Probability is one of the most confusingly used words in machine learning. There are at least 3 distinct ways the word is used.
- Bayesian The Bayesian notion of probability is a ‘degree of belief’. The degree of belief that some event (i.e. “stock goes up” or “stock goes down”) occurs can be measured by asking a sequence of questions of the form “Would you bet the stock goes up or down at Y to 1 odds?” A consistent better will switch from ‘for’ to ‘against’ at some single value of Y. The probability is then Y/(Y+1). Bayesian probabilities express lack of knowledge rather than randomization. They are useful in learning because we often lack knowledge and expressing that lack flexibly makes the learning algorithms work better. Bayesian Learning uses ‘probability’ in this way exclusively.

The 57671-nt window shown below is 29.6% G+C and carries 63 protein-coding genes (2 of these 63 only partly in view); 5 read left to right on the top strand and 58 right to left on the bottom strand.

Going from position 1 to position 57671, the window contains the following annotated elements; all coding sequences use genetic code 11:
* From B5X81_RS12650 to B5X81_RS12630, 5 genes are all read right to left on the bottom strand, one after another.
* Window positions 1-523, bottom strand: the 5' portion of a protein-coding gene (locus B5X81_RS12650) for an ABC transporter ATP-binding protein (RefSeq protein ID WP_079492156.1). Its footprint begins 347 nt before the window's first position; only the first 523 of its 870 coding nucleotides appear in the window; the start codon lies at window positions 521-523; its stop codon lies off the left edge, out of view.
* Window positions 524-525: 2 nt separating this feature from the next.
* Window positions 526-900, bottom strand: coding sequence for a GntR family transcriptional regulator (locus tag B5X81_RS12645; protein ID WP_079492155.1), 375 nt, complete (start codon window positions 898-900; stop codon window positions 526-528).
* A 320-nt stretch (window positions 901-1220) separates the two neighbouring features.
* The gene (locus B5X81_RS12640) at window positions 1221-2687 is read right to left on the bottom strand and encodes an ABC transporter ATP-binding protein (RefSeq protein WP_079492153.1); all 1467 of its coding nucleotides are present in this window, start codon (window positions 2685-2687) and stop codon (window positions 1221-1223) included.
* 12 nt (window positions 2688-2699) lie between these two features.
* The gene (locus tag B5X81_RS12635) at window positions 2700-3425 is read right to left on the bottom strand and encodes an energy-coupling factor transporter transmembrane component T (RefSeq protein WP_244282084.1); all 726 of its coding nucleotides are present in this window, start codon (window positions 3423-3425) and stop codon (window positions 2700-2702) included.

- Frequentist The Frequentist notion of probability is a rate of occurence. A rate of occurrence can be measured by doing an experiment many times. If an event occurs k times in n experiments then it has probability about k/n. Frequentist probabilities can be used to measure how sure you are about something. They may be appropriate in a learning context for measuring confidence in various predictors. The frequentist notion of probability is common in physics, other sciences, and computer science theory.
- Estimated The estimated notion of probability is measured by running some learning algorithm which predicts the probability of events rather than events. I tend to dislike this use of the word because it confuses the world with the model of the world.
To avoid confusion, you should be careful to understand what other people mean for this word. It is helpful to always be explicit about which variables are randomized and which are constant whenever probability is used because Bayesian and Frequentist probabilities commonly switch this role.